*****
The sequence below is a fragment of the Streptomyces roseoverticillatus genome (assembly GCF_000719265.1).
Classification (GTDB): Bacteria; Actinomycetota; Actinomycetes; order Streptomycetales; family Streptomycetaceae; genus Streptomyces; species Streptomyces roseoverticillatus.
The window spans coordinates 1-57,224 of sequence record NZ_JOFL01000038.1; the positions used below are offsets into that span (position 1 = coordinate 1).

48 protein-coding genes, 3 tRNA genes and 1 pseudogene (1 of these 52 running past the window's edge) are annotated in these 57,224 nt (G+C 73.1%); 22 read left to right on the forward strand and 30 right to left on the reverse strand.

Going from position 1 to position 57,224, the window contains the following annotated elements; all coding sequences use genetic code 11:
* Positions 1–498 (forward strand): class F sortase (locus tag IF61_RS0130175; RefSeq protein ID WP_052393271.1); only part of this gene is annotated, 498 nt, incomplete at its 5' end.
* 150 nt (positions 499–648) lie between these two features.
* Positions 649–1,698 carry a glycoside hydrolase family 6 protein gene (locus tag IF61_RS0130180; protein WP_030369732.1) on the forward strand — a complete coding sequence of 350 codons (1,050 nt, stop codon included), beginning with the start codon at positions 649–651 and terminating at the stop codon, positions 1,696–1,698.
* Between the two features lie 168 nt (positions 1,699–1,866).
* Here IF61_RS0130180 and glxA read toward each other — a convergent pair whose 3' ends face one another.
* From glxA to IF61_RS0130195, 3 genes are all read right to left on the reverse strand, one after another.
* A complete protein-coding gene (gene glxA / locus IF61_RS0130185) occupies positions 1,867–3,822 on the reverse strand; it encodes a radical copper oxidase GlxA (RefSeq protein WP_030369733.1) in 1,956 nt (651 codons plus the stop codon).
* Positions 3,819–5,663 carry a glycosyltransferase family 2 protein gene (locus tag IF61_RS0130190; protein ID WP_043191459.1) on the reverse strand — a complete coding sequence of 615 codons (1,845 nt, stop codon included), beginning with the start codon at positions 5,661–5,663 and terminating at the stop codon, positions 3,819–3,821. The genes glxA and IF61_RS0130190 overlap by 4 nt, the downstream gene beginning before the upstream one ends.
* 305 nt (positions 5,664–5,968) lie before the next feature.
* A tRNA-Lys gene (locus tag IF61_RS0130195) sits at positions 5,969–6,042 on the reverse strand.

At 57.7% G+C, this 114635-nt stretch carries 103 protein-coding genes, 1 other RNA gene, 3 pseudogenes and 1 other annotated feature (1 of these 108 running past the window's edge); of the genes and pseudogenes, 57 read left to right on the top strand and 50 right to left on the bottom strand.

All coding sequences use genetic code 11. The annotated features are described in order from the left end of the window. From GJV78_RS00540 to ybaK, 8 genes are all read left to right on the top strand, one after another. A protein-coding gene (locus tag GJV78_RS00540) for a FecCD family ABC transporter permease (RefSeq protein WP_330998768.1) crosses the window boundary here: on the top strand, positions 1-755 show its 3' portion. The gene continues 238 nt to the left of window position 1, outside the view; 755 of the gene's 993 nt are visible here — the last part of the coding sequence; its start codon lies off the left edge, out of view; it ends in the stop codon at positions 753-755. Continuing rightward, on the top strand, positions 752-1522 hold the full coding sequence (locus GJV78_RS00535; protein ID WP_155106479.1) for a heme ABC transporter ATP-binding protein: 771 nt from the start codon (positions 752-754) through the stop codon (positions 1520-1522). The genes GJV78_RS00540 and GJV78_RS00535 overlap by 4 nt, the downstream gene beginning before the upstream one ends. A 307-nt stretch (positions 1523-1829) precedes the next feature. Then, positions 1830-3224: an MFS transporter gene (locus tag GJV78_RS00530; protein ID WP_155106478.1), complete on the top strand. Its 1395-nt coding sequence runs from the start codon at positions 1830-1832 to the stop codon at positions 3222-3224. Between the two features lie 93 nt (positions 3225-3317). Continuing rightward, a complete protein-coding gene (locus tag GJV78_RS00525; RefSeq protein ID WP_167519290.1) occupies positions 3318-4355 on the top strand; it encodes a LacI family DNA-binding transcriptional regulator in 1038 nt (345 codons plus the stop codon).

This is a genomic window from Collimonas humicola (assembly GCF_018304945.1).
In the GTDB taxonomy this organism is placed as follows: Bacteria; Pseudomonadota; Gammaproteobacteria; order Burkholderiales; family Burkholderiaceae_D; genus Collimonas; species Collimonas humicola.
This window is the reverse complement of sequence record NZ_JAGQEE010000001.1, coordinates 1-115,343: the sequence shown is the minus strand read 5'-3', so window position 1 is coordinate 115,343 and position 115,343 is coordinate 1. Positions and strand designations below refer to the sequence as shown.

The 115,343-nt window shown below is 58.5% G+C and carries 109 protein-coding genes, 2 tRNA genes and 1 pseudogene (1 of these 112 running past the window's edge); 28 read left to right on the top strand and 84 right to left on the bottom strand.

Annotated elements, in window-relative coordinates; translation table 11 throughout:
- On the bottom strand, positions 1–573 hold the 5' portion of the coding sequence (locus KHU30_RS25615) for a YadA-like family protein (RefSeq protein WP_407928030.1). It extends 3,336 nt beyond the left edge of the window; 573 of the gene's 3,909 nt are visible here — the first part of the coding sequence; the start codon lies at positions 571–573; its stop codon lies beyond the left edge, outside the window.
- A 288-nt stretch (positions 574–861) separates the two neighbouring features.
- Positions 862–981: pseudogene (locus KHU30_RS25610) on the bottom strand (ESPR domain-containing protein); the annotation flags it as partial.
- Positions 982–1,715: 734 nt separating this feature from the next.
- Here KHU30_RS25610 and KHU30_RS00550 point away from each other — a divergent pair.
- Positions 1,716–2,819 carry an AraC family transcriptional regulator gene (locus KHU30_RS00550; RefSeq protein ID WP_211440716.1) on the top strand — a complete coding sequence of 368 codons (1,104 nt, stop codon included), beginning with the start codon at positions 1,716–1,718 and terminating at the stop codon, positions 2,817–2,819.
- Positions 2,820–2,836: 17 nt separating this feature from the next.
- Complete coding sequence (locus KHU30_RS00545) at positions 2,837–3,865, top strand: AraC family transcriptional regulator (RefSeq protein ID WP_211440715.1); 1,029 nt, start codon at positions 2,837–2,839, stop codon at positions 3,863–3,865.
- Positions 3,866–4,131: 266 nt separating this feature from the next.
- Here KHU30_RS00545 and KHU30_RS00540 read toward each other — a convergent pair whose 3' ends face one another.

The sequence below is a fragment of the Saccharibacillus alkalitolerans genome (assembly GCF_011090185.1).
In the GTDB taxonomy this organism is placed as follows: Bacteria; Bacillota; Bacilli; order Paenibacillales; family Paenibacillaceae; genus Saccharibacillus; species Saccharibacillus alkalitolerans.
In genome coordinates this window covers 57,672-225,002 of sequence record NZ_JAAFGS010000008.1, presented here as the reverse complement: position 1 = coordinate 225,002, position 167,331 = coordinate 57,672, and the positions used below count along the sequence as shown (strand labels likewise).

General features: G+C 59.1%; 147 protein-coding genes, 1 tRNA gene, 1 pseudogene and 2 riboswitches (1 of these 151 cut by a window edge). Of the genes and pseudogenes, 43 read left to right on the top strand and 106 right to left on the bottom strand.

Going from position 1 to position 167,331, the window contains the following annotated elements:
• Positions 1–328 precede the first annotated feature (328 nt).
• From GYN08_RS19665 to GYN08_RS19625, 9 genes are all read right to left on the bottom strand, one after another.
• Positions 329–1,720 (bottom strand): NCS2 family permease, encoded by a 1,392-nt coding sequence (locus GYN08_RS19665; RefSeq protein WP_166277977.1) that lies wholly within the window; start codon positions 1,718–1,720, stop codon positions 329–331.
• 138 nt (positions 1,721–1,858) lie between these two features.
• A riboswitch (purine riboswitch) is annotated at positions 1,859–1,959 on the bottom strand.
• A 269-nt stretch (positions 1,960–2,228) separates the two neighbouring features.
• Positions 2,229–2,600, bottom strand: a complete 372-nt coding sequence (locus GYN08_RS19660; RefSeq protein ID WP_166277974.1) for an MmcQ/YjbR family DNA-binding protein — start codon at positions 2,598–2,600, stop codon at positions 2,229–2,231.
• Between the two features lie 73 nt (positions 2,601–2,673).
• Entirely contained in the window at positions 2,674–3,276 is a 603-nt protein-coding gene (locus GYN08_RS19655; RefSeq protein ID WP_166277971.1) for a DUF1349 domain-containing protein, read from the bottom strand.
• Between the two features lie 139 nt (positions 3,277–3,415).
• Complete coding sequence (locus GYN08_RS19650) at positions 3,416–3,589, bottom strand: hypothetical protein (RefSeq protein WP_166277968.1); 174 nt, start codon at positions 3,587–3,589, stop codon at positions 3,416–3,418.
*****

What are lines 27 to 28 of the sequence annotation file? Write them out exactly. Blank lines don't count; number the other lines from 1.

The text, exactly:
- Here KHU30_RS25610 and KHU30_RS00550 point away from each other — a divergent pair.
- Positions 1,716–2,819 carry an AraC family transcriptional regulator gene (locus KHU30_RS00550; RefSeq protein ID WP_211440716.1) on the top strand — a complete coding sequence of 368 codons (1,104 nt, stop codon included), beginning with the start codon at positions 1,716–1,718 and terminating at the stop codon, positions 2,817–2,819.